I don't ever see the actual modeling work around AI becoming blue collar. It's complex and worth the price to the companies that can build a business around it. The data labeling, however, can be pretty simple.
In a way that's already happened, though maybe not in the way youre thinking of. Machine learning data is more and more being collected by volunteers or paid content curators. These jobs are generally low pay and in foreign countries. There's a huge outsourcing of "blue collar" mechanical Turks going on right now that is essential to most supervised learning methods.
It kind of bothers me that there's always an assumption on HN that we need to retrain people into coders instead of any one of the hundreds of other jobs in high demand. You'd probably have a lot better results retraining warehouse workers into plumbers, electricians, and HVAC installers, for example. Or on the corporate side, QA testers, entry level IT support, etc.
The training programs could help Amazon workers find jobs in different industries, the company said. It is expanding a program for fulfillment-center employees called Amazon Career Choice that pays 95% of tuition and fees for certificates and degrees in high-demand fields such as nursing and aircraft mechanics
I am one of these folks. Sometimes I have received stigma about being so. "Oh, get out of that" is one direct quote, and through an expression of disgust.
I still don't know why. You want your widget to explode? Just not turn on? Fail after three days? Shall I tell you just how many dud brand-new flash drives I've tossed over the past 6 days alone for -- I guess -- giggles and jollies and I should just smile and like it? That's what I'd like to "get out of".
I have colleagues who copy paste security restrictions to all controllers, disable XSS protections when an ampersand doesn't show, proliferate a tree of possibilities they can't fully account for. We will need a brand new generation of tools to reduce consequences of bad code.
I agree, but also keep in mind that bad code is often still better than no code. There are still many many low hanging fruits for automation left that are not worthwhile to tackle while programmers cost $100+ per hour and the humans that currently run those tasks make mistakes too.
I suspect that most laymen find our line of work to be kind of trivial and think that success in this field is more related to youth than intelligence. To them, "coding" is more akin to carpentry (a trade) than physics (a science).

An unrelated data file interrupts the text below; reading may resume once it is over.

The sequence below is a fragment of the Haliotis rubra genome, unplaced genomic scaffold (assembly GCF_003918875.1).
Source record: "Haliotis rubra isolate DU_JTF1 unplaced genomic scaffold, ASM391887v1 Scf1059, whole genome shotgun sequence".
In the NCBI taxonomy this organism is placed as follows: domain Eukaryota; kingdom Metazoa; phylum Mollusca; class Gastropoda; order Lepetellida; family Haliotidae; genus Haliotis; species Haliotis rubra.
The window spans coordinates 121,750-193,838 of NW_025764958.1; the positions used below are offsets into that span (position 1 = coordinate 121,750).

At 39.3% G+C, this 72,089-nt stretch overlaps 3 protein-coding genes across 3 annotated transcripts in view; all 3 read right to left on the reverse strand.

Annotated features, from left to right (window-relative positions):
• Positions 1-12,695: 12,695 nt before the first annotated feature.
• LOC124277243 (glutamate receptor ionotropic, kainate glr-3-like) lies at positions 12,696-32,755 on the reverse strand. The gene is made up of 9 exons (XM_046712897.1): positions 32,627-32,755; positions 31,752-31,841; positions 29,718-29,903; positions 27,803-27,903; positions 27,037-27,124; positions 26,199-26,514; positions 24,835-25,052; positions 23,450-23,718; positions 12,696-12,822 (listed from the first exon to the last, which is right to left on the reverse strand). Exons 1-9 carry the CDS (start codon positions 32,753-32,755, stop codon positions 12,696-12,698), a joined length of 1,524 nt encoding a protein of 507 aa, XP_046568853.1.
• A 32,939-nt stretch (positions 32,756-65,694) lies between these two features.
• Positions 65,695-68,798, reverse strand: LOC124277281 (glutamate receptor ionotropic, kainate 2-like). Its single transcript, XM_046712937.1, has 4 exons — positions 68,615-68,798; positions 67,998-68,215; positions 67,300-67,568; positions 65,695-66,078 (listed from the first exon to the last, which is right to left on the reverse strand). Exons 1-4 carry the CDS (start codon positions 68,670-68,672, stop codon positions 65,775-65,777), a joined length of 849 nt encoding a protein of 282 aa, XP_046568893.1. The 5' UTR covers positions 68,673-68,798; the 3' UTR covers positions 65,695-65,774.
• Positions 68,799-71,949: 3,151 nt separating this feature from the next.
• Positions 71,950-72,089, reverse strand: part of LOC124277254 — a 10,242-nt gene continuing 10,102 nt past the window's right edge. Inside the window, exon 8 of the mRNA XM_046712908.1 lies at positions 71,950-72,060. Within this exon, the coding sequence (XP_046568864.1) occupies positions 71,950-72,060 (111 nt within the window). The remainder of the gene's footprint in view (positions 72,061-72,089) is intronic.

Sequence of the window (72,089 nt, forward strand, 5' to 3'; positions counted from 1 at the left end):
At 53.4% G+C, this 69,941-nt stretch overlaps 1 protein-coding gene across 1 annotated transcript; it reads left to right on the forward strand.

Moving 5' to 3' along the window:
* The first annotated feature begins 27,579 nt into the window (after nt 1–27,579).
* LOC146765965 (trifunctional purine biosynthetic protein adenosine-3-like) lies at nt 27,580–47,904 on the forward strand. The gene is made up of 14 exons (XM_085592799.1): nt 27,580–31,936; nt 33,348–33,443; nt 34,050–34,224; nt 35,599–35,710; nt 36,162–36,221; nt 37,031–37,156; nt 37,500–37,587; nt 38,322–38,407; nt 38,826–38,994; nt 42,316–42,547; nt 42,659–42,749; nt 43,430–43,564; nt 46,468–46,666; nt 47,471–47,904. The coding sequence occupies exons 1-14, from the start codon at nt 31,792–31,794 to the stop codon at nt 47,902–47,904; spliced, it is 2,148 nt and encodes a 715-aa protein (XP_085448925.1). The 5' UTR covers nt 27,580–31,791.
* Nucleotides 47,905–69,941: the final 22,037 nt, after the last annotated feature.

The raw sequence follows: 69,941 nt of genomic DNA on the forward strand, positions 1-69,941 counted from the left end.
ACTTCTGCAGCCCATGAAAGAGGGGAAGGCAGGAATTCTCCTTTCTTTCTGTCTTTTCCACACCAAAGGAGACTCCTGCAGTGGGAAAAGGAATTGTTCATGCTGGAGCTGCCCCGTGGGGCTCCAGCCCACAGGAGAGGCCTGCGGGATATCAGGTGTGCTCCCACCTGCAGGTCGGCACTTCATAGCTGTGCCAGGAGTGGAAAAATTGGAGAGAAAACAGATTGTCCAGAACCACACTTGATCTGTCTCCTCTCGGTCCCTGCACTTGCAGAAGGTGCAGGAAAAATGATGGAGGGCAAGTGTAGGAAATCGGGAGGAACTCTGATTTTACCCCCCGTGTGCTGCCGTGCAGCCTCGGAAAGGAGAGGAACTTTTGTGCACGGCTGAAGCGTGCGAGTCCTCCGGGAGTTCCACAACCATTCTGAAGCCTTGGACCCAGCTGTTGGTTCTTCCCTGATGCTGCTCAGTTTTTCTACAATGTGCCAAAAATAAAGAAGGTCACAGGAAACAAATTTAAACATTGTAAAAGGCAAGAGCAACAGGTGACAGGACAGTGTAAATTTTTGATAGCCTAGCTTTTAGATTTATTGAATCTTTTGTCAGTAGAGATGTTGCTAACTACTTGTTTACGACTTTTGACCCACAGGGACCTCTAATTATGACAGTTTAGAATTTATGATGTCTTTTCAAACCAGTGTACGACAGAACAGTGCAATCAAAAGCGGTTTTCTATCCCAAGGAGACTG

Also, pointing out that not every coal miner can learn to code is seen as culturally insensitive and perpetuating the stereotype that rural people are dumb. Which I understand, but a little honesty could have seen these resources better leveraged to help these people in different ways.
Your suspicions are exactly opposite from what I can tell talking to a number of blue-collar people. A lot of the ones I’ve talked to seem very apprehensive about learning anything technical involving a computer, and it all seems kind of mystical in there eyes. Honestly I think a lot of what holds people back is a lack of confidence and a willingness to learn more than anything else.
Is carpentry really that easy to master? Practical arts all require lots of practice. The only thing that makes coding very different is all the abstraction (so more like machine design than wood assembly).
I used carpentry very deliberately. It's a skill that's seen to require practice, but is still very accessible. Most able-bodied people can build stuff with wood. In fact, most of our grandfathers (assuming American) probably did wood working as a hobby.
It used to be taught to grade school kids. I distinctly remember building adirondack chairs, picnic tables, and benches in wood shop, from dimensional lumber, for use in local parks. Thirteen year old kids can build practical objects using wood, with guidance.
While physics is voodoo. Even genuinely intelligent people have difficulty grasping it.
CS probably lies somewhere in-between, intellectually, but is seen as something that can just be taught to any person and they can be productive.
indeed, I'll stick to coding. Tried a number of times to do some wood work, a simple mitre joint is way harder than you'd think. But then there are few true carpenters left, its mostly low skilled work e.g. framers.
Knew a guy who could do the most precise joins, its a skill people seem to be born with, or its grown somehow. If the only jobs in demand demanded the ability to construct a dovetail joint, I'd be in big trouble.
Honestly, the classicist/entitled bullshit about what we (technologists) do is completely unearned. What most of us do isn’t special and the gate-keeping many people in this industry do to prevent others from entering this industry (and I’m guilty of it too at times) is unearned.
I’m glad Amazon is doing things like this. I’m glad programs are encouraging coal miners to learn a new skill.
Programming wasn’t always seen as white collar work.
I agree. There was a time it was normal for an organization to invest in its employees. Perhaps it's cheaper to externalize the costs of retraining for smaller firms. But perhaps for larger employers it is starting to make economic sense. I hope this becomes a real trend.